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The best tunes to celebrate St. Patrick's Day

Top ten Irish songs for St. Patrick’s Day - VIDEOS

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The best tunes to celebrate St. Patrick's Day

Visit our St. Patrick's Day secition for more news, recipes, history and "craic"

IrishCentral has come up the top 10 Irish songs you should be singing this St. Patrick’s Day.

10. “There’s No One As Irish As Barack Obama”

A song created by an Co. Limerick based group, The Hardy Drew and the Nancy Boys, when it was discovered that Obama has Irish roots in Moneygall, Co. Offaly. Their song was a huge hit on YouTube and continues to be sung around the word.

Sing along now:

“From Kerry and Cork to old Donegal
Let’s hear it for Barack from old Moneygall
From the lakes if Killarney to old Connemara
There’s no one as Irish as Barack O’Bama
O'Leary, O'Reilly, O'Hare and O'Hara
There's no one as Irish as Barack O'Bama…..”

9. “The Irish Rover”

A traditional Irish song about a magnificent, though improbable, sailing ship that reaches an unfortunate end. One that is only sung after many a beer is consumed and Irish people get nostalgic and some end up in tears.

Sing along now:

“On the fourth of July eighteen hundred and six,
We set sail from the sweet cove of Cork,
We were sailing away with a cargo of bricks,
For the grand city hall in New York,
'Twas a wonderful craft, she was rigged fore-and-aft,
And oh, how the wild winds drove her.
She'd got several blasts, she'd 27 masts,
And we called her the Irish Rover…”

8. "A Nation Once Again"

This is a song, written in the early to mid-1840s by Thomas Osborne Davis (1814–1845). Davis was a founder of an Irish movement whose aim was the independence of Ireland.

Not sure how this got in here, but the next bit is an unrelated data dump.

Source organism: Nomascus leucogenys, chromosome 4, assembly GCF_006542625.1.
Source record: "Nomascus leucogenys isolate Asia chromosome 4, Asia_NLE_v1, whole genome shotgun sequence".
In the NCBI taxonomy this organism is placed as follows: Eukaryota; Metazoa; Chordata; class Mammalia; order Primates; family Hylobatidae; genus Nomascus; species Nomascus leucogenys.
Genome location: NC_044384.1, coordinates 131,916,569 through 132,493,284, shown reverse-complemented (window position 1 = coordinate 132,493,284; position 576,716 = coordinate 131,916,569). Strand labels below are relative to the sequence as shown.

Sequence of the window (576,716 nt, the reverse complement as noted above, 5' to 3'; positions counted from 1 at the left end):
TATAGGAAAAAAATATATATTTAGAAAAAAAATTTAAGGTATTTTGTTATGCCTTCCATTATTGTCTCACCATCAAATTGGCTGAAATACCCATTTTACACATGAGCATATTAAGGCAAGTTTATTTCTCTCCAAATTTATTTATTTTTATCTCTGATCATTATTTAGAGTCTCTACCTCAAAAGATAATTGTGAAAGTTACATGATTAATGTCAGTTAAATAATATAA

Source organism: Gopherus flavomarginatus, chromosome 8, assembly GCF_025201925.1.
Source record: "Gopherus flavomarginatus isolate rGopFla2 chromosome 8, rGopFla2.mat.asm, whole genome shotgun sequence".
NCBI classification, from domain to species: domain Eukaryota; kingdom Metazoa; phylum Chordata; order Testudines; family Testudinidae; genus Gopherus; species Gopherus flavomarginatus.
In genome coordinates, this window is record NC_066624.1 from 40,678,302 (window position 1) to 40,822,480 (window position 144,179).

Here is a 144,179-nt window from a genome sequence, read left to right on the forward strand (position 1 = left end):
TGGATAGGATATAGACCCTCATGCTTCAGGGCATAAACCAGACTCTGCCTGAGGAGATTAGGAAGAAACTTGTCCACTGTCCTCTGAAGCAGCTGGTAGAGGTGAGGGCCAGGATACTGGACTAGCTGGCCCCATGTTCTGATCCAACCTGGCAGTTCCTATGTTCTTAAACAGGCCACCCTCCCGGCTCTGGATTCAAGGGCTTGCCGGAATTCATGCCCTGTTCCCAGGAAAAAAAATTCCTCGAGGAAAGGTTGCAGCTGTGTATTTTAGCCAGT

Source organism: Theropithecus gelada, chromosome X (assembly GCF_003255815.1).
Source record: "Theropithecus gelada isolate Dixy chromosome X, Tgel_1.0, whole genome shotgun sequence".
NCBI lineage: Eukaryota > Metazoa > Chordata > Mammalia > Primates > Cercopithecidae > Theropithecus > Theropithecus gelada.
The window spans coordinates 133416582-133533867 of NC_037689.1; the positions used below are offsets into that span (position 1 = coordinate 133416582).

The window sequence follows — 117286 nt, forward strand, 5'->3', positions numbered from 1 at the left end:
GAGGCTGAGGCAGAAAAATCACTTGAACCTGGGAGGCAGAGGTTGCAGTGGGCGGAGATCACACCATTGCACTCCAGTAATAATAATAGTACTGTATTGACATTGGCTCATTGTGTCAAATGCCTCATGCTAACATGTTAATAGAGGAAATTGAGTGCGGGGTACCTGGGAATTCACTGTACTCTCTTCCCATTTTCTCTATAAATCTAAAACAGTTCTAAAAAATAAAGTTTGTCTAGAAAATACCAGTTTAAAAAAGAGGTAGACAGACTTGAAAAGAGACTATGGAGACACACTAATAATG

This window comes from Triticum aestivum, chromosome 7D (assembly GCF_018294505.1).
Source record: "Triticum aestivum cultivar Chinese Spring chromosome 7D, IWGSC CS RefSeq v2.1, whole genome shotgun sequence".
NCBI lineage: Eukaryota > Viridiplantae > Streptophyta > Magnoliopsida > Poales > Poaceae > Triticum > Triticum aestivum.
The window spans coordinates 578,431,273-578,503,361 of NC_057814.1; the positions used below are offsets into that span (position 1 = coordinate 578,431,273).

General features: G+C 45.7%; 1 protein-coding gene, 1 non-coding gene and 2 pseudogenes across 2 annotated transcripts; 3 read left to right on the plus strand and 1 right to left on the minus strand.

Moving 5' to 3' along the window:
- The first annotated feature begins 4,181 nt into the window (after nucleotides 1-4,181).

The song is a prime example of the "Irish rebel music" sub-genre (though it does not celebrate fallen Irish freedom fighters by name, or cast aspersions on the British government as so many rebel songs do).

Sing along now:

“When boyhood's fire was in my blood,
I read of ancient freemen,
For Greece and Rome who bravely stood,
Three hundred men and three men;
And then I prayed I yet might see,
Our fetters rent in twain,
And Ireland, long a province, be?A Nation once again…!”

7. “The Boys of the Old Brigade”

An Irish Republican folk song about the Irish Republican Army of the Irish War of Independence 1919-1921. The title is borrowed from the older (but different) military song, a slow march that is always played at the annual Festival of Remembrance when the Chelsea Pensioners file in. ("Then steadily shoulder to shoulder, steadily blade by blade, marching along, hearty and strong, like the boys of the old brigade").

Sing along now:

“Oh, father why are you so sad
On this bright Easter morn’
When Irish men are proud and glad
Of the land where they were born?
Oh, son, I see in mem’ry's view
A far off distant day
When being just a lad like you
I joined the IRA….”

6. “Arthur McBride”

In the song, the narrator and his cousin, Arthur McBride, both Irish, were taking a walk when they were approached by three British military recruiters, a recruiting sergeant, a corporal and a drummer. The recruiters attempt to induce the narrator and Arthur McBride into military service, extolling the virtues of serving the King of England, having money to spend, and wearing nice clothes.

Sing along now:

“I had a first cousin called Arthur McBride,
He and I went a walkin' down by the seaside;
In search of good fortune and what might betide,
It was just as the day was a'dawnin’”

Visit our St. Patrick's Day secition for more news, recipes, history and "craic"

5. "Come Out Ye Black and Tans"

An Irish rebel song referring to the Black and Tans, the British paramilitary police auxiliary force in Ireland during the 1920s. The song was written by Dominic Behan as a tribute to his father Stephen; often authorship of the song is attributed to Stephen. The melody was adapted from an old air used for the Loyalist song "Boyne Water" as well as several other songs in English and Irish.

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